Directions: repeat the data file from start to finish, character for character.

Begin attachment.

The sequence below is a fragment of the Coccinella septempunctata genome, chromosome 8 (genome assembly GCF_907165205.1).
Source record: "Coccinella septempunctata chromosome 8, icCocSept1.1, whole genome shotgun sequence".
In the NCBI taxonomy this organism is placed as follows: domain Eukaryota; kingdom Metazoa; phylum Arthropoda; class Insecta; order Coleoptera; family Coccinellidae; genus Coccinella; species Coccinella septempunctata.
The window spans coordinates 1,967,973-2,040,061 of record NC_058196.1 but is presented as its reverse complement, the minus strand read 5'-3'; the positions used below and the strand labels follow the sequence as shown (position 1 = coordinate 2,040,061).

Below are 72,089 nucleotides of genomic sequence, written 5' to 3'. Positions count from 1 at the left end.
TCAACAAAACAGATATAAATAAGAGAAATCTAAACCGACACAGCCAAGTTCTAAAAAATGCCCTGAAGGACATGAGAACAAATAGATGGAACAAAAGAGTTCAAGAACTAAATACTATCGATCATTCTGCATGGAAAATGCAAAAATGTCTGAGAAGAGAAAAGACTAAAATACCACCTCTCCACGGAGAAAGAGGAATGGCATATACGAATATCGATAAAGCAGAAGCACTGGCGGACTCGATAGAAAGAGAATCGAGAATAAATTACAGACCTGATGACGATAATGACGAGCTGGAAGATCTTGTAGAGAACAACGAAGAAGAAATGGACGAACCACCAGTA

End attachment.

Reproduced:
The sequence below is a fragment of the Coccinella septempunctata genome, chromosome 8 (genome assembly GCF_907165205.1).
Source record: "Coccinella septempunctata chromosome 8, icCocSept1.1, whole genome shotgun sequence".
In the NCBI taxonomy this organism is placed as follows: domain Eukaryota; kingdom Metazoa; phylum Arthropoda; class Insecta; order Coleoptera; family Coccinellidae; genus Coccinella; species Coccinella septempunctata.
The window spans coordinates 1,967,973-2,040,061 of record NC_058196.1 but is presented as its reverse complement, the minus strand read 5'-3'; the positions used below and the strand labels follow the sequence as shown (position 1 = coordinate 2,040,061).

Below are 72,089 nucleotides of genomic sequence, written 5' to 3'. Positions count from 1 at the left end.
TCAACAAAACAGATATAAATAAGAGAAATCTAAACCGACACAGCCAAGTTCTAAAAAATGCCCTGAAGGACATGAGAACAAATAGATGGAACAAAAGAGTTCAAGAACTAAATACTATCGATCATTCTGCATGGAAAATGCAAAAATGTCTGAGAAGAGAAAAGACTAAAATACCACCTCTCCACGGAGAAAGAGGAATGGCATATACGAATATCGATAAAGCAGAAGCACTGGCGGACTCGATAGAAAGAGAATCGAGAATAAATTACAGACCTGATGACGATAATGACGAGCTGGAAGATCTTGTAGAGAACAACGAAGAAGAAATGGACGAACCACCAGTA